As reported by The Guardian, sex and relationships education is set to change for the first time since 2000
Sex and health education in England is set to receive an overhaul, as the Department for Education (DfE) unveils new plans to cover topics such as cyber safety, relationships, menstruation, trans people and FGM.
Primary pupils will soon receive relationship education, which will turn into relationships and sex education at secondary school and health education for pupils of all ages.
These are the first changes to relationship and sex education since the year 2000. The government has realised – in a move that has been long-awaited by many – that the current guidance was outdated.
“Almost twenty years on from the last time guidance on sex education was updated, there is a lot to catch up on,” said the education secretary, Damian Hinds.
“Although sex education is only mandatory to teach at secondary, it must be grounded in a firm understanding and valuing of positive relationships, and respect for others, from primary age.”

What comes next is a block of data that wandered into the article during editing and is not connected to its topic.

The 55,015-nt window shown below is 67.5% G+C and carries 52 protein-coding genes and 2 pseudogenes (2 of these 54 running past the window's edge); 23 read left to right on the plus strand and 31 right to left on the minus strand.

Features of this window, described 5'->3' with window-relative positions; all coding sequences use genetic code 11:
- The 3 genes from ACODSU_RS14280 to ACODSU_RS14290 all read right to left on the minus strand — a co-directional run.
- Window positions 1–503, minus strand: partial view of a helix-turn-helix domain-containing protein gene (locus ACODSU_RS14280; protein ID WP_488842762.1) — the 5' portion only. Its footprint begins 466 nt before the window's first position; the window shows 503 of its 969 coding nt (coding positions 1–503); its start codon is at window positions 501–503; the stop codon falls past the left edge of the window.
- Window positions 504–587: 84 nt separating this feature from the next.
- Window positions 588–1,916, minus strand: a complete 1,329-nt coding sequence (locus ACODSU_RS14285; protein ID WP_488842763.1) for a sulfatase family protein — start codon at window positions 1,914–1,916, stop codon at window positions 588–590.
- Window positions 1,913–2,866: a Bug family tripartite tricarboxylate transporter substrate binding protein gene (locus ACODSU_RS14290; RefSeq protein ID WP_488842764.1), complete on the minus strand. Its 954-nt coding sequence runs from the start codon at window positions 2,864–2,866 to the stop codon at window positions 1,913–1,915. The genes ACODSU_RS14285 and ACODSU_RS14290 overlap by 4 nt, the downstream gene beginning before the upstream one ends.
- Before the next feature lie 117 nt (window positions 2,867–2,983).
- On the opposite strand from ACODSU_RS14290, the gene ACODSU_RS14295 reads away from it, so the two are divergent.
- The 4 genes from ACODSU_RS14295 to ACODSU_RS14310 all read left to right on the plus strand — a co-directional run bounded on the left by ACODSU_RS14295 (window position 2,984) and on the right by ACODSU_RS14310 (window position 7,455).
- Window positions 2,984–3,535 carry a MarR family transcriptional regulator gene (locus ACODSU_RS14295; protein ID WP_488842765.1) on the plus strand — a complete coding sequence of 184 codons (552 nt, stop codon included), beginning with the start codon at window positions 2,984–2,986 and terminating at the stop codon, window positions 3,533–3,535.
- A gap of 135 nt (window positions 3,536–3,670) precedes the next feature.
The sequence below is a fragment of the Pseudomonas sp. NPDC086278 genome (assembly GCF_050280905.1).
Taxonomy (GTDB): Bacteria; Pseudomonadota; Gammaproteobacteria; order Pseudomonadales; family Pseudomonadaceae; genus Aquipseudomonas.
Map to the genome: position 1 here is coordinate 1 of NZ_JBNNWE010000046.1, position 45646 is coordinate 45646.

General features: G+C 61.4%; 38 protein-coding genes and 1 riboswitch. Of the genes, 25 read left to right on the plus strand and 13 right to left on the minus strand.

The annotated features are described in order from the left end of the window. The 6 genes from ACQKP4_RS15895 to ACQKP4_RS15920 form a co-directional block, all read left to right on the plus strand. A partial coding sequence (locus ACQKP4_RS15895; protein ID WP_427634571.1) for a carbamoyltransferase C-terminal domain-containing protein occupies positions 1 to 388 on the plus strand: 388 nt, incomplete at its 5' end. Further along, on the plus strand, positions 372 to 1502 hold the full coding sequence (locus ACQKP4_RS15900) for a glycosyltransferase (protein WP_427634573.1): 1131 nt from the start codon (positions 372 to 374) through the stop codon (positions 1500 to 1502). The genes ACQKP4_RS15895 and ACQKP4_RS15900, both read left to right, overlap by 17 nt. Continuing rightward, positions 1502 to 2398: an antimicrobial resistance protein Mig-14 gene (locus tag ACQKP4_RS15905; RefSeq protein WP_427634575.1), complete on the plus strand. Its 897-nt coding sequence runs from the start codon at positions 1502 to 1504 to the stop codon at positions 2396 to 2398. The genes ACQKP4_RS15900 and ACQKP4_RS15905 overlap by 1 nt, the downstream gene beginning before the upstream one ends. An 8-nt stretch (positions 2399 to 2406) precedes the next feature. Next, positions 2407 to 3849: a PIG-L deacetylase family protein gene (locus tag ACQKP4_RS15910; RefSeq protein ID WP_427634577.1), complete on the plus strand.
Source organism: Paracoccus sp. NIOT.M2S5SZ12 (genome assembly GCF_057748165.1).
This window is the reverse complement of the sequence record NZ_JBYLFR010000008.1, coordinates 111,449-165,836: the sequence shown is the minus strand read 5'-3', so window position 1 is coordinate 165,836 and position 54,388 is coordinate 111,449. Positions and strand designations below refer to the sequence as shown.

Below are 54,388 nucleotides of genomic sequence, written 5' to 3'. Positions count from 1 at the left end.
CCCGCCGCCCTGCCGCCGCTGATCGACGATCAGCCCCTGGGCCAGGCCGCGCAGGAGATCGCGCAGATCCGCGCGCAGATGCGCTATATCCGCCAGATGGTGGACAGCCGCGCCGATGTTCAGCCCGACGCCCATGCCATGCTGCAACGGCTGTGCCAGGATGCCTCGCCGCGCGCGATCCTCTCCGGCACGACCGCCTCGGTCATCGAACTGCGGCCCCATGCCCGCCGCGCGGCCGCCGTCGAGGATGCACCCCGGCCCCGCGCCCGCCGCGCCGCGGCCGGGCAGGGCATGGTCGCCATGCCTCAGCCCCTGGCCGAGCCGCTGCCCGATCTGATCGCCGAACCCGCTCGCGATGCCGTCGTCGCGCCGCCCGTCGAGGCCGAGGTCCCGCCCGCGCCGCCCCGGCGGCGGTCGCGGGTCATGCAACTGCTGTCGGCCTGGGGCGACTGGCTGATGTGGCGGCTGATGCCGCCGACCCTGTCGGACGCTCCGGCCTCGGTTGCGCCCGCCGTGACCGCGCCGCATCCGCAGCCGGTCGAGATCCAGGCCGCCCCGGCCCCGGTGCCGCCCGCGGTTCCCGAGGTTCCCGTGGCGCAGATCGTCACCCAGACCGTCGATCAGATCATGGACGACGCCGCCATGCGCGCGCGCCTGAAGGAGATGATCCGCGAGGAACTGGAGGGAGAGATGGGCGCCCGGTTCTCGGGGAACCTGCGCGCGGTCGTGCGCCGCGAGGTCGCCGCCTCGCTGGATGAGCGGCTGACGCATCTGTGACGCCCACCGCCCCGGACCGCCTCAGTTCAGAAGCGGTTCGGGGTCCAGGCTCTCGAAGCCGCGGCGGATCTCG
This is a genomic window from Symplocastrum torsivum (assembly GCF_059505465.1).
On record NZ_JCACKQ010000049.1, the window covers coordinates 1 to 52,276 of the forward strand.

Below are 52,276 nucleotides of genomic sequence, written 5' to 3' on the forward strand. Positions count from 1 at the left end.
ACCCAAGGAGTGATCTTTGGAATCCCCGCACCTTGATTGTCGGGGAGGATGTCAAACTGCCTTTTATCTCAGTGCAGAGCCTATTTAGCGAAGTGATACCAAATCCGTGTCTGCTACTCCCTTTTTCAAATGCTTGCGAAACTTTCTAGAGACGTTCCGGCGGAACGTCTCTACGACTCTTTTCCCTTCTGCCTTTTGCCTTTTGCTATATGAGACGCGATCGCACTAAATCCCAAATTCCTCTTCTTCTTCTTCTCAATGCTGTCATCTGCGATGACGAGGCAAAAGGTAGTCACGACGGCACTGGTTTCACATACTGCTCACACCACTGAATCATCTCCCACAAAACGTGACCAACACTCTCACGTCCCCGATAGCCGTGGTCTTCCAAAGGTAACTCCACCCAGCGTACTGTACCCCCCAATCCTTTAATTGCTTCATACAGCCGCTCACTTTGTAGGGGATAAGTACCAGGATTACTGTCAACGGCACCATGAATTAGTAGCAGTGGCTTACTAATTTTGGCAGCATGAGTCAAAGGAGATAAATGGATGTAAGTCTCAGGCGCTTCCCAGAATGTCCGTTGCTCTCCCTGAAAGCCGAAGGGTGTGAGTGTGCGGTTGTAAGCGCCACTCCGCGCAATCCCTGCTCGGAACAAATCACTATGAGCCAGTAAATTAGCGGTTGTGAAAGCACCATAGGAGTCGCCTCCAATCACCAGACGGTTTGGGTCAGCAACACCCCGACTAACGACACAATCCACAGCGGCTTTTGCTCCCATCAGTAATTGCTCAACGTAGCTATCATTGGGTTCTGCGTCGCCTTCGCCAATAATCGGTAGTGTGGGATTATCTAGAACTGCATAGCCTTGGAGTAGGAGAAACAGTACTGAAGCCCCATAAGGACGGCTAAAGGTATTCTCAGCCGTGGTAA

“In turn positive relationships are connected with good mental health, which itself is linked with physical wellbeing. So it is appropriate to make health education universal alongside relationships and sex education.”
According to the DfE, students aged 11 and older should also be taught about “honour-based” abuse, as well as grooming, forced marriage and domestic abuse.
Former education secretary, Justine Greening, first proposed the reforms for secondary schools in 2017, but she had said parents will retain the right to withdraw their children from sex education.
Campaign groups welcomed sex education being made compulsory, but are concerned that these classes could be diluted to appease conservative interest groups.
Rachel Krys, the co-director of the End Violence Against Women coalition, urged the government to make clear that the new guidance will include topics like sexuality, gender stereotypes and consent – and that they will be compulsory.
“Reports of sexual violence and harassment in schools are increasing, but the DfE’s previous plans included worrying references to ‘virtues’, and suggested children be taught about resisting or managing peer pressure,” she said.
“That is a message which can easily be interpreted as teaching girls that it is their sole responsibility to keep themselves safe, ignoring the realities of harassment and abuse.”
She added: “Teaching young people about the different forms of abuse of women and girls, and how they are connected to women’s inequality and stereotypical roles, is essential if children are really to learn how to have safe, healthy and respectful relationships.”